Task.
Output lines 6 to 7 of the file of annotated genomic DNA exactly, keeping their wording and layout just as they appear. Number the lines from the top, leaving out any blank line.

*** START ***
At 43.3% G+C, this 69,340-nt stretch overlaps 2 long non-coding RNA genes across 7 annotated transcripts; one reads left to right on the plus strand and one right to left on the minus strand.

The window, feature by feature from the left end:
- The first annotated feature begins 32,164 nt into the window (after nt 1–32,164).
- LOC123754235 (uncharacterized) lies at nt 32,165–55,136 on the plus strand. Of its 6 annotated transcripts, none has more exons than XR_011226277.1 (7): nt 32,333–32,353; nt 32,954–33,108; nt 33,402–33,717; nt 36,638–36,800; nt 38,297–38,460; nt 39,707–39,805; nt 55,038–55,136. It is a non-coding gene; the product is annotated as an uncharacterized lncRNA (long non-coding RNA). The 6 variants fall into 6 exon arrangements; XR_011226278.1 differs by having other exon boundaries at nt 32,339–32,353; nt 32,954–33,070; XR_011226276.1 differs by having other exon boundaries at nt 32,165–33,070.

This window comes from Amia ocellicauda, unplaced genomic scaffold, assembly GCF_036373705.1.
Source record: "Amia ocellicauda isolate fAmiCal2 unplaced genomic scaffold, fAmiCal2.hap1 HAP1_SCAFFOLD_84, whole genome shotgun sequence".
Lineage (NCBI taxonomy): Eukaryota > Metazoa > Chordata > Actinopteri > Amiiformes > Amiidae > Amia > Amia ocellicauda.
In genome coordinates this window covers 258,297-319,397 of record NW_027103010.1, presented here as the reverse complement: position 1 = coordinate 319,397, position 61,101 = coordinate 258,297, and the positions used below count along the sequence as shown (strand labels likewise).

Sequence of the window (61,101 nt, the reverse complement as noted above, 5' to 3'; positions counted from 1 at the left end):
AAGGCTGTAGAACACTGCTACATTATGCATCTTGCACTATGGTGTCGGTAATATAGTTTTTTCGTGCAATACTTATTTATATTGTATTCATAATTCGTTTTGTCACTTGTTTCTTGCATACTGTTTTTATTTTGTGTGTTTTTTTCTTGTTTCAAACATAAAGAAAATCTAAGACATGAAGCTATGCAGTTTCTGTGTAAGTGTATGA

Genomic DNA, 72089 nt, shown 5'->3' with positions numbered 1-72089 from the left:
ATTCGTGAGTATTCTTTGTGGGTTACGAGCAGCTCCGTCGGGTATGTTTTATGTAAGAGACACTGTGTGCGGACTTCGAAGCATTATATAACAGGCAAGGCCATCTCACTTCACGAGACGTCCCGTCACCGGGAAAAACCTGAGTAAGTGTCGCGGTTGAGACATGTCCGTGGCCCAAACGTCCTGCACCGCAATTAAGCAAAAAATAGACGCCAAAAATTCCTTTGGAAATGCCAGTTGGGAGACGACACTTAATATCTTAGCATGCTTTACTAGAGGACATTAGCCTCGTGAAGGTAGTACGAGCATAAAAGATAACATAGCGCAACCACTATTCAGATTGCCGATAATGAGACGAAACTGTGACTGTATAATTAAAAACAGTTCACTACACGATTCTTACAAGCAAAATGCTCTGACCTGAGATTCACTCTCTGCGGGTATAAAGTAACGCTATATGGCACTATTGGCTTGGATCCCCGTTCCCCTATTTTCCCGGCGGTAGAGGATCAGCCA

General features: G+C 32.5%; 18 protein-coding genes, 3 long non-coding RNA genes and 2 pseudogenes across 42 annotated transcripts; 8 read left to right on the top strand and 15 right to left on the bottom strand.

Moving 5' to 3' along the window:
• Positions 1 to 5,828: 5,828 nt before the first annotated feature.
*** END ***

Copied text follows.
Source record: "Amia ocellicauda isolate fAmiCal2 unplaced genomic scaffold, fAmiCal2.hap1 HAP1_SCAFFOLD_84, whole genome shotgun sequence".
Lineage (NCBI taxonomy): Eukaryota > Metazoa > Chordata > Actinopteri > Amiiformes > Amiidae > Amia > Amia ocellicauda.